By the time that the geisha profession became recognized by the government in the 17th century there already existed other professions who worked in the same hanamachi that they did. These include kabuki actors, rakugo performers, and various ranks of prostitutes. The most common type of prostitutes were known as Yūjo (遊女), which means “Woman to Play With,” who would line up on verandas each night to be chosen by customers. In contrast, the highest ranking of them, who were the true courtesans, were the Oiran (花魁) and the Tayū (太夫). Oiran, which means “First Flower,” were found throughout the country and were the top of the hanamachi pecking order. They wore extremely gaudy kimono in multiple layers as a testament to their status, with the most popular and wealthy five layers or more, each with the most splendid embroidery and decoration that money could buy. When they travelled from their place of residence to the place where they’d meet with their customers they’d hold glamorous parades known as Dochū (道中). The oiran would walk in tall sandals that were 30 centimetres/12 inches or higher in a fashion called the Figure Eight movement, in which she would swing one foot out and around in a figure eight motion with each step. This meant that she did not walk very fast, but the point was to show off her wealth, which she also did with the presence of her entourage of retainers, maids, and apprentices. Tayū, meaning “Great Person,” were the apex of the courtesans even above the oiran, and were so exclusive that they only existed in Kyoto. They were very similar to their oiran cousins, but had a more extensive education so that they could act as consorts to the nobility. Tayū and oiran often shared the nickname of “Castle Destroyers” as their beauty could lead to rival lords fighting for their affections and even destroying their houses and reputations in the process.

When the geisha began to exist within the same space as these women and became extremely popular the yūjo lodged a complaint with the government stating that the geisha were taking their business. To satisfy both occupations the government passed laws stating exactly what a geisha and what a yūjo could and could not do. It strictly stated that geisha were not to be part of any prostitution whatsoever, lest they lose their license to entertain, whereas yūjo were only allowed to sell sex and not entertain. To show that they did not and would not sell sex geisha began to tie the knot of their obi on their backs. Up until then all women, from nobles to everyday people to prostitutes, tied their obi knots in the front. Contrary to popular belief, this was not done so that they could undress easily, but rather a fashion style that had originated in the Heian Period (794-1185). The geisha’s look became so popular that it was soon adopted by the townsfolk and eventually became the standard which all obi knots are tied today. Prostitution was made illegal in Japan in 1958, so the yūjo and oiran no longer exist. A small group of tayū still remain in Kyoto to this day, but their function is now akin to that of a geisha in which they entertain at exclusive parties with song and dance.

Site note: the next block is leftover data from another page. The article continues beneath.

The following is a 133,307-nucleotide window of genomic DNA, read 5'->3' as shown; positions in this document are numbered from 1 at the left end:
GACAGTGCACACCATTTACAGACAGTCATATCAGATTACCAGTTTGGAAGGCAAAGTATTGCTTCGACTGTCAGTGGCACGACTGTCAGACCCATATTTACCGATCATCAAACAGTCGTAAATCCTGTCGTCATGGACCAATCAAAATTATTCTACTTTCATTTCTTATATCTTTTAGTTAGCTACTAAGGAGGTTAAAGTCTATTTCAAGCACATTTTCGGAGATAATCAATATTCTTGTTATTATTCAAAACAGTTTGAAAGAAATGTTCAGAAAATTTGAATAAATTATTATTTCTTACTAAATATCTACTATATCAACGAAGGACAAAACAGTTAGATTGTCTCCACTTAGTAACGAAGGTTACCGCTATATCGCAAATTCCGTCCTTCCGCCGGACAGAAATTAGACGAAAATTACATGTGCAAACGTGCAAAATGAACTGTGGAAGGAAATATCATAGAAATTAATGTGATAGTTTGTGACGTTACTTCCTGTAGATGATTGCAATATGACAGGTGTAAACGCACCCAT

Geisha continue to pride themselves on the fact that they have not and do not sell themselves for sex. They remain artists who are dedicated to their craft and are not to be confused with the prostitutes that no longer exist.

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